Cataract Technology

In the early stages, cataracts might simply require a stronger eyeglass or lens prescription, force you to turn on brighter lights, or use a magnifying glass. You might also reduce glare by repositioning lights indoors or by wearing polarized sunglasses outside. For patients with posterior subcapsular cataracts, the use of dilating eye drops can help keep their pupils large, thus allowing more light into the eyes.

Depending on the severity of your vision loss, you may be able to delay surgery for a while, but eventually, surgery may be inevitable, as lenses and glasses will never reverse the process. Talk to your doctor about when surgery may no longer be avoidable for your own safety and quality of life.

For more information, read about what happens during Cataract Surgery.

Cataract Surgery Procedure

The cataract surgery procedure is very common throughout most of the world. The surgeon makes a tiny incision on the side of the cornea, removes the eye's clouded natural lens (using a procedure known as phacoemulsification   Phacoemulsification (phaco): The medical term for "small incision cataract surgery." Phaco represents the majority of cataract surgeries performed today. After making a small incision on the side of the cornea, the surgeon inserts a tiny probe into the eye. The probe emits ultrasound waves that soften and break up the clouded lens, which is then removed by suction. An artificial lens (intraocular lens or IOL) is then permanently placed in the eye.   ),   Lens: The transparent disc behind the pupil that brings light into focus on the retina.   and then replaces it with an artificial intraocular lens (IOL).   IOL: An artificial lens made of plastic, silicone, or acrylic, which is designed to be implanted in the eye to improve its focus and correct vision problems related to cataracts.   Phacoemulsification is the most common technique used today. Because the incision is less than an eighth of an inch, stitches are not typically required and the eye heals quickly. In 97 percent of cases, no complications occur.1 Innovative new tools, like the LenSx® Laser may help increase surgeons’ precision for even better outcomes.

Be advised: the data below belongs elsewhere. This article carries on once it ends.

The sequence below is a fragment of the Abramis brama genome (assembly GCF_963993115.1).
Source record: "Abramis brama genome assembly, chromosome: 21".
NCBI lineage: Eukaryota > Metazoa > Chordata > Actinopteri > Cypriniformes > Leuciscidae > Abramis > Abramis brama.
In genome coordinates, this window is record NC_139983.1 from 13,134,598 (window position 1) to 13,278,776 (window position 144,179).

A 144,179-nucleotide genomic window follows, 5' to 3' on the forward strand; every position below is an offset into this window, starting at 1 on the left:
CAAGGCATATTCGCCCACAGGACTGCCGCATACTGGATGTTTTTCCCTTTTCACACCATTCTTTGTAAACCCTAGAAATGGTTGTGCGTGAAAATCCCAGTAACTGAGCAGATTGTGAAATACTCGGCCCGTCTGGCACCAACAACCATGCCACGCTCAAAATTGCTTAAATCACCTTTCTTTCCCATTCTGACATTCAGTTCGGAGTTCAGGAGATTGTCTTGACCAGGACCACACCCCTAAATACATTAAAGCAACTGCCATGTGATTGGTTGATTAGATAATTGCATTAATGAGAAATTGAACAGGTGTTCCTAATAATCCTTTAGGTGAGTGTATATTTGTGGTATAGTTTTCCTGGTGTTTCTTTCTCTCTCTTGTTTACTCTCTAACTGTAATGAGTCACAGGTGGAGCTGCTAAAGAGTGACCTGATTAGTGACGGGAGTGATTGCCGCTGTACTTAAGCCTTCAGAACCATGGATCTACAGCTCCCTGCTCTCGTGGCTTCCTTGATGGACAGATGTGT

Fortunately, modern procedures are outpatient, lasting only 15 to 30 minutes, and cause little to no pain. They even allow you to return to work the same day, if you choose.

If you have cataracts in both eyes, your doctor may recommend surgery on the weaker eye first, and then complete the second round after the first eye has healed.

Visit our page on intraocular lenses.

Or read about advancements happening in IOL technology today.

Next: Intraocular Lenses (IOLs)


  1. Med Market Diligence, November 2006. Accessed October 20, 2010.